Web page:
According to a recent research study by the National Institutes of Health (NIH), induced labor after 39 weeks in healthy women may reduce the need for a C-section and might offer additional health safety benefits to the mother and newborn. In fact, the recent study results suggest inducing labor early in healthy women may also reduce the risk of preeclampsia, and the need for infant respiratory support.
In my near three-decade- career as a practicing ob-gyn, I can attest that in the past doctors did not recommend inducing labor for convenience and inductions were typically were only done for medical reasons and only at 41 weeks of pregnancy and beyond.
The new study compares women who were managed as expected versus inducing at 39 weeks, and there were some startling results:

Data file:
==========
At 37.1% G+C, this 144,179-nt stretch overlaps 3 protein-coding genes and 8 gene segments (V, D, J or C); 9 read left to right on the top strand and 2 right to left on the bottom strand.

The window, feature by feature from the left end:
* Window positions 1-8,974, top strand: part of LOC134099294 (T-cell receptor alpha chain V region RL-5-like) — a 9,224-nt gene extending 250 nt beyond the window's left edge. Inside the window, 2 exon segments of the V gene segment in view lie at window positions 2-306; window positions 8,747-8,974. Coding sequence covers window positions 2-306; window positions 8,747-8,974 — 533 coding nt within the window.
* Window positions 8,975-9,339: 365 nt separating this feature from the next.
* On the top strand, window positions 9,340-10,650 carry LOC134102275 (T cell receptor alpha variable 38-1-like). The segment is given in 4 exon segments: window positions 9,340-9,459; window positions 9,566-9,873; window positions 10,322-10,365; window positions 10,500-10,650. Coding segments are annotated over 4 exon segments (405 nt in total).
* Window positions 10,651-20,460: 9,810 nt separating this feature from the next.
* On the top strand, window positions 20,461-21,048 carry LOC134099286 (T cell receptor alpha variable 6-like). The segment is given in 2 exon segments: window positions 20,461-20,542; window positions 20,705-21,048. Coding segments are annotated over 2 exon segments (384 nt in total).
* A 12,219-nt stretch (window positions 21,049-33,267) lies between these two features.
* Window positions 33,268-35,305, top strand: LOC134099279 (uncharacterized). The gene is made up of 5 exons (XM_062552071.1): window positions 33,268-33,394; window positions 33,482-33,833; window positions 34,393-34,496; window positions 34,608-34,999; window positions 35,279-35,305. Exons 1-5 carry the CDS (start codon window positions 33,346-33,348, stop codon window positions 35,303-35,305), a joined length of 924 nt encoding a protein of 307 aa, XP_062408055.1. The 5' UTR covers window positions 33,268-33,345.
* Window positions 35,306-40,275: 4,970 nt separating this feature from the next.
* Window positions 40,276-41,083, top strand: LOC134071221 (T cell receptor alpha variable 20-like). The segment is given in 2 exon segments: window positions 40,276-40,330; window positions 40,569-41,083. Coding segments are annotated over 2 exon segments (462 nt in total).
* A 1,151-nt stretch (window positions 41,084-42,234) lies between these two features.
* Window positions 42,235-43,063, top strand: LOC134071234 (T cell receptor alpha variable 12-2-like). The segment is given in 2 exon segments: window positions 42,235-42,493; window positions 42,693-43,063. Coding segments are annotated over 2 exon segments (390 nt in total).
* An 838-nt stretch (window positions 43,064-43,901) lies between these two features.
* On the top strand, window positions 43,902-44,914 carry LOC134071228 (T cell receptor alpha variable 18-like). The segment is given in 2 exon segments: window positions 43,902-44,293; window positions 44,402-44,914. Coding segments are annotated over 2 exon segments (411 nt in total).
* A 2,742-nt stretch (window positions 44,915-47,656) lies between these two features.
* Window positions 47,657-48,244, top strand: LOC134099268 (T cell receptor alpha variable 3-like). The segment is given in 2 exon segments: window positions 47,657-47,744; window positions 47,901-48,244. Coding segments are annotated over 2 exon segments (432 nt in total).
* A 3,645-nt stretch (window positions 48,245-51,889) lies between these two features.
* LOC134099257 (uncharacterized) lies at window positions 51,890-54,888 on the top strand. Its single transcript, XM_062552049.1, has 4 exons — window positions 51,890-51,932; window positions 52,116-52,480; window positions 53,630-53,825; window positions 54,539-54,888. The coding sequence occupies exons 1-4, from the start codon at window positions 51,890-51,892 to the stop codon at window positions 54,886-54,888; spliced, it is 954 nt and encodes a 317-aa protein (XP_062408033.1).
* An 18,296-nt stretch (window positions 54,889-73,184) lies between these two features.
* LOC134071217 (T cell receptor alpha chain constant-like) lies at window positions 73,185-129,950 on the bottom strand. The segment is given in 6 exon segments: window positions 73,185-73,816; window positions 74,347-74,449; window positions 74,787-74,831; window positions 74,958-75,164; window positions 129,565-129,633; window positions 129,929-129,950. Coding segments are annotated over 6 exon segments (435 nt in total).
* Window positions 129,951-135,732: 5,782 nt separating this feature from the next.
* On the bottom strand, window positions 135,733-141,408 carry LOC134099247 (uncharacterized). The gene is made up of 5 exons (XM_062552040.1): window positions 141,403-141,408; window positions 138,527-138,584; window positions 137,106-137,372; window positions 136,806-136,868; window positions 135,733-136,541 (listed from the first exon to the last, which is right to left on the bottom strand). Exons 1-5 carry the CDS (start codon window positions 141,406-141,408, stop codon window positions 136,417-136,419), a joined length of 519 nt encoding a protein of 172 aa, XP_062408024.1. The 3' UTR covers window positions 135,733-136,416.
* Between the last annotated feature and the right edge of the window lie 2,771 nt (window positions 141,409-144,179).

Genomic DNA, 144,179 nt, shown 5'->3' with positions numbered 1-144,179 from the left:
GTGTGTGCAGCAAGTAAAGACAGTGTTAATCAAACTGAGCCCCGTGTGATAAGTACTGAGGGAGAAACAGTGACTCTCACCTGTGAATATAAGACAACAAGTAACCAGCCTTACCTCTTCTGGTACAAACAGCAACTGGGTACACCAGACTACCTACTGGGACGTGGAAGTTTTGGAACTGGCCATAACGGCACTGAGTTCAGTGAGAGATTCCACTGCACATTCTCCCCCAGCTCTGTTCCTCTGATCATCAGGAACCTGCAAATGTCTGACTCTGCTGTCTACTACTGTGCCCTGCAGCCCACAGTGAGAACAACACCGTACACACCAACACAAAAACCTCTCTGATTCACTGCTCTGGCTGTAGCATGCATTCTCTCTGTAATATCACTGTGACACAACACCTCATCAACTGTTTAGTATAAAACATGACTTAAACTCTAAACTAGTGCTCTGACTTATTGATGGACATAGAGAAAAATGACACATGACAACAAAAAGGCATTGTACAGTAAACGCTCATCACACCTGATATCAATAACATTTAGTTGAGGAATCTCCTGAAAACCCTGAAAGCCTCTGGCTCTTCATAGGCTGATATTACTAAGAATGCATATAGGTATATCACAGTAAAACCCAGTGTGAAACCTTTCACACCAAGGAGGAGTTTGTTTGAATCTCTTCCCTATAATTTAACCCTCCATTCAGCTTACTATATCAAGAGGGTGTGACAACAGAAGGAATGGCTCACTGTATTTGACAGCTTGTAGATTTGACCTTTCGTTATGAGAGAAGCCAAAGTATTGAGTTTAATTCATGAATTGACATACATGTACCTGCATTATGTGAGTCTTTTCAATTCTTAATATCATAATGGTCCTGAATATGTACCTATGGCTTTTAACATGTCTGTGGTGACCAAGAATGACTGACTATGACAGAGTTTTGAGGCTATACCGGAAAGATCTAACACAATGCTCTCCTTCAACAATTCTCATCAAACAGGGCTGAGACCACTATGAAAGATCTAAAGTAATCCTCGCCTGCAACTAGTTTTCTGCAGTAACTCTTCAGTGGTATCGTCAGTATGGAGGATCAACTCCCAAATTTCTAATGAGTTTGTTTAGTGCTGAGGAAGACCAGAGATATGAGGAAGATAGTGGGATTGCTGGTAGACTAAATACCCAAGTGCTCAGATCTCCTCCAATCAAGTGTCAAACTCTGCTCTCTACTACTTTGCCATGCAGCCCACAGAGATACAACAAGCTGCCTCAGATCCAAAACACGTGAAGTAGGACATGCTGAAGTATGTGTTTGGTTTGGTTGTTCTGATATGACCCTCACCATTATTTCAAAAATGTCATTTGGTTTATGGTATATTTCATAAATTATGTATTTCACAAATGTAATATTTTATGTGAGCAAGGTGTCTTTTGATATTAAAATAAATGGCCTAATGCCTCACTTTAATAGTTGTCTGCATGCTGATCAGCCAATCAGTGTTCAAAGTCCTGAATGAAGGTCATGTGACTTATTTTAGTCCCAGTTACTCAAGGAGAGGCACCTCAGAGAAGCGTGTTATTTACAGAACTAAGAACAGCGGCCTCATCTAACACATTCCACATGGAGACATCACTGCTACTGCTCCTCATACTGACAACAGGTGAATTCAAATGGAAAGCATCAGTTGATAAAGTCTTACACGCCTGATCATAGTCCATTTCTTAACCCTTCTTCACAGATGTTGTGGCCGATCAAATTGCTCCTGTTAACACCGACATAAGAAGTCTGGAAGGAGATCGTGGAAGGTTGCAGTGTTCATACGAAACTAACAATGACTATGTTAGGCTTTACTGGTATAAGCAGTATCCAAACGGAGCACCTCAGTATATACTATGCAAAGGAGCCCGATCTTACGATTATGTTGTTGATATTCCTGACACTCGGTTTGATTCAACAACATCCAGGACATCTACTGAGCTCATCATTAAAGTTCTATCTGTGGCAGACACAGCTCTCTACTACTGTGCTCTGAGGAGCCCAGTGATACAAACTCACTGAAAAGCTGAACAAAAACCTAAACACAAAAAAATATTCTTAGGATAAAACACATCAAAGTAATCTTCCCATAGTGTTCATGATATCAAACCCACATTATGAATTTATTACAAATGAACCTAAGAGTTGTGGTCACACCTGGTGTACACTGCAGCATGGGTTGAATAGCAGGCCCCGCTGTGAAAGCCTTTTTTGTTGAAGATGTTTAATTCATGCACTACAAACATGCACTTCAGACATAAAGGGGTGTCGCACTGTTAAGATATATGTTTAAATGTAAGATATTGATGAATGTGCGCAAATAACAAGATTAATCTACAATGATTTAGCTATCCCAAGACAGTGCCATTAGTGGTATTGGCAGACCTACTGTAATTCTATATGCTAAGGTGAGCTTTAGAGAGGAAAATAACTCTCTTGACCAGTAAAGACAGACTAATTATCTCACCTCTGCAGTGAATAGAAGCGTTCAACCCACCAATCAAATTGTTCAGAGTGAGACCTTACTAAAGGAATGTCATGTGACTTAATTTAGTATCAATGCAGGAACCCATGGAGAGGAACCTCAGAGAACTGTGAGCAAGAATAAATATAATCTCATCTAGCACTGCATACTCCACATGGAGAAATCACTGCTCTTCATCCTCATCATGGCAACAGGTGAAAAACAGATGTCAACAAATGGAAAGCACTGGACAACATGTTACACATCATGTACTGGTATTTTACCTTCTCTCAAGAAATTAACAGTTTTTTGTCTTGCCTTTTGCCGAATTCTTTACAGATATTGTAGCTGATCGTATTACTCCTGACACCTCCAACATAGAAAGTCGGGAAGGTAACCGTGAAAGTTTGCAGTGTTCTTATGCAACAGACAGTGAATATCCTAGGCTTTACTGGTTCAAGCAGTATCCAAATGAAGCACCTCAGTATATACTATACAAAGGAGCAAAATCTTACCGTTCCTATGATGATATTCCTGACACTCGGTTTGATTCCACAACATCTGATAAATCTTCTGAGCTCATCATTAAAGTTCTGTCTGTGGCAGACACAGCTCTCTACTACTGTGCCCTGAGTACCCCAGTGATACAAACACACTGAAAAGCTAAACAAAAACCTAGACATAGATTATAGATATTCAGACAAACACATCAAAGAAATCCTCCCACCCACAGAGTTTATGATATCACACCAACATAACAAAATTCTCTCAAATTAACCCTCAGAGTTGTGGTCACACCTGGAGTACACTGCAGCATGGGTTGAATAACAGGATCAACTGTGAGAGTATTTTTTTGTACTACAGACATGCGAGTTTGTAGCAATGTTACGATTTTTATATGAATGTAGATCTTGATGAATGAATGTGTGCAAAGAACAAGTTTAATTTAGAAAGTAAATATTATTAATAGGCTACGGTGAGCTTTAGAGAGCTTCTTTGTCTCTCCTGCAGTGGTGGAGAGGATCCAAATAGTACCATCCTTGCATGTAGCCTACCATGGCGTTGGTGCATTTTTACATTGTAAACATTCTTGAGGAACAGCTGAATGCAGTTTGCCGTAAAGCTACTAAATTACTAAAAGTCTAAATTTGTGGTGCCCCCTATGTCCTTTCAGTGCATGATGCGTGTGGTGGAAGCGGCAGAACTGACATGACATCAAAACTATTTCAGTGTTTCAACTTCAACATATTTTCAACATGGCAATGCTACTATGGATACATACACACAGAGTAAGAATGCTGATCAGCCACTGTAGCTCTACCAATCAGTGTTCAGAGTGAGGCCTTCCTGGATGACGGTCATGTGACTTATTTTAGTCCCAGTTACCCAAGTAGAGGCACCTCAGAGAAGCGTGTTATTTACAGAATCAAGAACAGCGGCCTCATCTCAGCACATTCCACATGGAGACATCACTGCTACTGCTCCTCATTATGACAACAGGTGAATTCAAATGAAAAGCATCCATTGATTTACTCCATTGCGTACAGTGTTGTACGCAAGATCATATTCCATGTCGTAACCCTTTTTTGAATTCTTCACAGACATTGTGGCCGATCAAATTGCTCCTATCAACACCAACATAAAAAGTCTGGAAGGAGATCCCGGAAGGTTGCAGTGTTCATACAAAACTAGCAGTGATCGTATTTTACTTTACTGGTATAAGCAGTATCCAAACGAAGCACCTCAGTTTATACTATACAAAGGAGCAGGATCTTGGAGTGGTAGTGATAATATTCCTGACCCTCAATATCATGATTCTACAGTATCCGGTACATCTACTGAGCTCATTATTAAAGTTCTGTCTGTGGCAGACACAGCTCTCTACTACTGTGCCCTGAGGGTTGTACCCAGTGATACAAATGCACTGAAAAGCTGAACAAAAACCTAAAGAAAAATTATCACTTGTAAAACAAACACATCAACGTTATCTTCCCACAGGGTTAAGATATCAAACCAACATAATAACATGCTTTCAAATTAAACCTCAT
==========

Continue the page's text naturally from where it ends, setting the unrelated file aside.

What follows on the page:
- The women induced at 39 weeks had few complications and lowered cesarean deliveries than those using expectant management (meaning waiting for labor to begin and progress without intervention)
- There was a reduction in hypertensive complications in the induced group at 39 weeks.
The study’s findings are compelling because in the past there was fear that if you induced women sooner than 41 weeks you increase the possibility of adverse outcomes increased as well. This study dispelled that fear; however, one must have an accurate due date to avoid delivering the baby too soon or too late.
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